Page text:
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From Andi Vajda <>
Subject Re: how to instantiate a Set?
Date Mon, 23 Feb 2009 08:51:04 GMT

On Sun, 22 Feb 2009, Andi Vajda wrote:

> On Sun, 22 Feb 2009, Bill Janssen wrote:
>> I'm probably missing something incredibly obvious here...
>> I'm trying to call MoreLikethis.setStopWords(Set words).  I've got a
>> list of stop words in Python, but I can't figure out how to turn that
>> into a Java Set.  I tried "lucene.HashSet(set(words)",
>> "lucene.HashSet(lucene.ArrayList(JArray("string")(words)))", and so
>> forth, without much luck.
> PyLucene doesn't wrap the java.util.Arrays class that fills in the Java gap 
> between arrays and collections. That should be considered an oversight of 
> mine. I should add it to the JCC invocation in PyLucene's Makefile. Then you 
> would be able pass your JArray instance to Arrays toList() method to make an 
> ArrayList and finally feed that to a HashSet.
> Another alternative is to implement a Python extension of the Java Set 
> interface. Guess what ? that is already part of PyLucene. The PythonSet class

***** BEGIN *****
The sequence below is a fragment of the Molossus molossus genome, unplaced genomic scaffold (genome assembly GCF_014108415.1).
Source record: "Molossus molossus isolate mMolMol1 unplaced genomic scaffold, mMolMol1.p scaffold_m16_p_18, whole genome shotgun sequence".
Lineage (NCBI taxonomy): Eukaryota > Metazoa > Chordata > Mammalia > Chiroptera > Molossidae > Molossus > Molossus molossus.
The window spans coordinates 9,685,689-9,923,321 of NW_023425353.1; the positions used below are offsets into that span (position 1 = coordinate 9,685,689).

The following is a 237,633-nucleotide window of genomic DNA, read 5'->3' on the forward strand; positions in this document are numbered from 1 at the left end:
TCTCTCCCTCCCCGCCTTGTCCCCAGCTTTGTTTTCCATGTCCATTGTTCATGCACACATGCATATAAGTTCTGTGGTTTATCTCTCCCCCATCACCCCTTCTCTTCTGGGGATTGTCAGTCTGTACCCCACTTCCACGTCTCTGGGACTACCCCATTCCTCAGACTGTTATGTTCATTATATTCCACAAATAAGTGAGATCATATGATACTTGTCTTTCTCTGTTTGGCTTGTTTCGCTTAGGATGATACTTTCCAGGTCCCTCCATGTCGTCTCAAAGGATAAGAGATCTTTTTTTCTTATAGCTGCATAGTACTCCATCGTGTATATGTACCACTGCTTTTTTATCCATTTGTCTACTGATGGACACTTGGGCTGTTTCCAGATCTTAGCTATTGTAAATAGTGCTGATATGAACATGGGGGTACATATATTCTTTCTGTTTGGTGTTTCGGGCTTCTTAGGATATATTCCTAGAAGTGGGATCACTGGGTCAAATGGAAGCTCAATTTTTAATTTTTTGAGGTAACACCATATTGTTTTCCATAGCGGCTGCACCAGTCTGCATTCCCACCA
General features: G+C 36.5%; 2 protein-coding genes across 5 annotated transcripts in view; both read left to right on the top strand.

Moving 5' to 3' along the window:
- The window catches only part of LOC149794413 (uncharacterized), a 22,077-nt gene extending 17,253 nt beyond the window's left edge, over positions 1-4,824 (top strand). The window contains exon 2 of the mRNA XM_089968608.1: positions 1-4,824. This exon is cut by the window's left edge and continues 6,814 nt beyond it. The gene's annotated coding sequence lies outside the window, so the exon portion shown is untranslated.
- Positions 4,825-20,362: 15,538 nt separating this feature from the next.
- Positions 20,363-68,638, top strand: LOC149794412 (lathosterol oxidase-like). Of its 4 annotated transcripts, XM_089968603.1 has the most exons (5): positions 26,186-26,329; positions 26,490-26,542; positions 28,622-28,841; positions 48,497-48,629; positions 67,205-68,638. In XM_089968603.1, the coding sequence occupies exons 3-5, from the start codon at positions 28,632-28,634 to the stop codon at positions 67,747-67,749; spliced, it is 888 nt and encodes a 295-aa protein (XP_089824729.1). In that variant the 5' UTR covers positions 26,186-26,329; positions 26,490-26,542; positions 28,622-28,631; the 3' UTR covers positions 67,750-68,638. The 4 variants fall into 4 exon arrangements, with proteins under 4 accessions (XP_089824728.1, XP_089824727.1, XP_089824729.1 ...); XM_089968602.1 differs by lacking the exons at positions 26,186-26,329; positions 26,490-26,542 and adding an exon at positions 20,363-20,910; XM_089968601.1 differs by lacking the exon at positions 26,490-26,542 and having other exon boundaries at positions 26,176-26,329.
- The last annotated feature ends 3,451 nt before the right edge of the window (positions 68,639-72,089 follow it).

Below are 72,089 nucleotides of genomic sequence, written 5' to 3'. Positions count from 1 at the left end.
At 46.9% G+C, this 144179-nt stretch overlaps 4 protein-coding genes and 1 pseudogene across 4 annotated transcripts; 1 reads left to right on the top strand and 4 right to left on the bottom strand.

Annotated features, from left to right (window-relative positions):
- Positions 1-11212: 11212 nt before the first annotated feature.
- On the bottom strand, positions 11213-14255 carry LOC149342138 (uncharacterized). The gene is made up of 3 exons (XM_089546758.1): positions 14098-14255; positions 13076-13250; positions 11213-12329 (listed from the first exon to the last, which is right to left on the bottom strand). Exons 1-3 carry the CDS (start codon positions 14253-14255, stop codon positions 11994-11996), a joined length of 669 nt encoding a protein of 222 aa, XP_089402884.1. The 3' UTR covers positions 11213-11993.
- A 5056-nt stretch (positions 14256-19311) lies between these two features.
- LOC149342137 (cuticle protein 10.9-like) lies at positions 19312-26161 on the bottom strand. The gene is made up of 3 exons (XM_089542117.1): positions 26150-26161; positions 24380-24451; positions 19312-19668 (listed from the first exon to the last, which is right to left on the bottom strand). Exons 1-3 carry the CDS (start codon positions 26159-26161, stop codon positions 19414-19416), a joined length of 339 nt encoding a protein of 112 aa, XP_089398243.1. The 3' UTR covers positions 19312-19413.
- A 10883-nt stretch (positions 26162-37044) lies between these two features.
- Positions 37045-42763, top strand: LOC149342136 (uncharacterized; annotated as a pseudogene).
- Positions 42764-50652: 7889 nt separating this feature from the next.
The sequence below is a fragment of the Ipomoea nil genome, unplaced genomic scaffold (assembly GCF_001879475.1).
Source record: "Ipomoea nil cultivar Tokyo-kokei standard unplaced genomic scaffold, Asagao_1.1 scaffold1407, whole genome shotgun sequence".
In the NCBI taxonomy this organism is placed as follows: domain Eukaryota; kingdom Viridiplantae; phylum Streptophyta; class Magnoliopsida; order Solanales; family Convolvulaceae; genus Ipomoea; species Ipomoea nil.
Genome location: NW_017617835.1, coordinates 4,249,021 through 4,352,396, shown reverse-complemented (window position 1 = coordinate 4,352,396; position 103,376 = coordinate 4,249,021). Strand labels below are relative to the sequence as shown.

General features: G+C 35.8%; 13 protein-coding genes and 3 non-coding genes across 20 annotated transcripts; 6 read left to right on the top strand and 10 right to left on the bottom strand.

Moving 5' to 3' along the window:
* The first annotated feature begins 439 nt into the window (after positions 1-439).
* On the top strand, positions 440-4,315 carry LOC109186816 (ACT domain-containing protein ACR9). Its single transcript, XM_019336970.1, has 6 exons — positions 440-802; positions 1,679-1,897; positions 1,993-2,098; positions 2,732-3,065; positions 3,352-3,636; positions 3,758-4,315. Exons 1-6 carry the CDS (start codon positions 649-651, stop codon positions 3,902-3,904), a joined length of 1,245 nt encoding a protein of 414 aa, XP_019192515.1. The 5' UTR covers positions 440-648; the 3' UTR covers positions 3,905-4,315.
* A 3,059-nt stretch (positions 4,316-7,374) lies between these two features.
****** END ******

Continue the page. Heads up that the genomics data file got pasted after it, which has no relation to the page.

> is the extension point for implementing a Java Set in Python and that is part 
> of the PyLucene distribution.
> I even have such a Python implementation of a Java Set, called, 
> ready here but it's not currently shipping with PyLucene, another oversight 
> of mine. I should add it to the distribution.
> Until then, here it is below. It takes a python set instance as constructor 
> argument and implements the complete Java Set interface. This example also 
> illustrates a Python implementation of the Java Iterator interface.

I added a module to the PyLucene distribution.
To use it:
   >>> from lucene.collections import JavaSet
   >>> from lucene import initVM, CLASSPATH
   >>> initVM(CLASSPATH)
   >>> a = JavaSet(set(['foo', 'bar', 'baz']))

I also added some missing proxies for the mapping and sequence protocols so 
that JavaSet can be iterated and used with the 'in' operator from Python.


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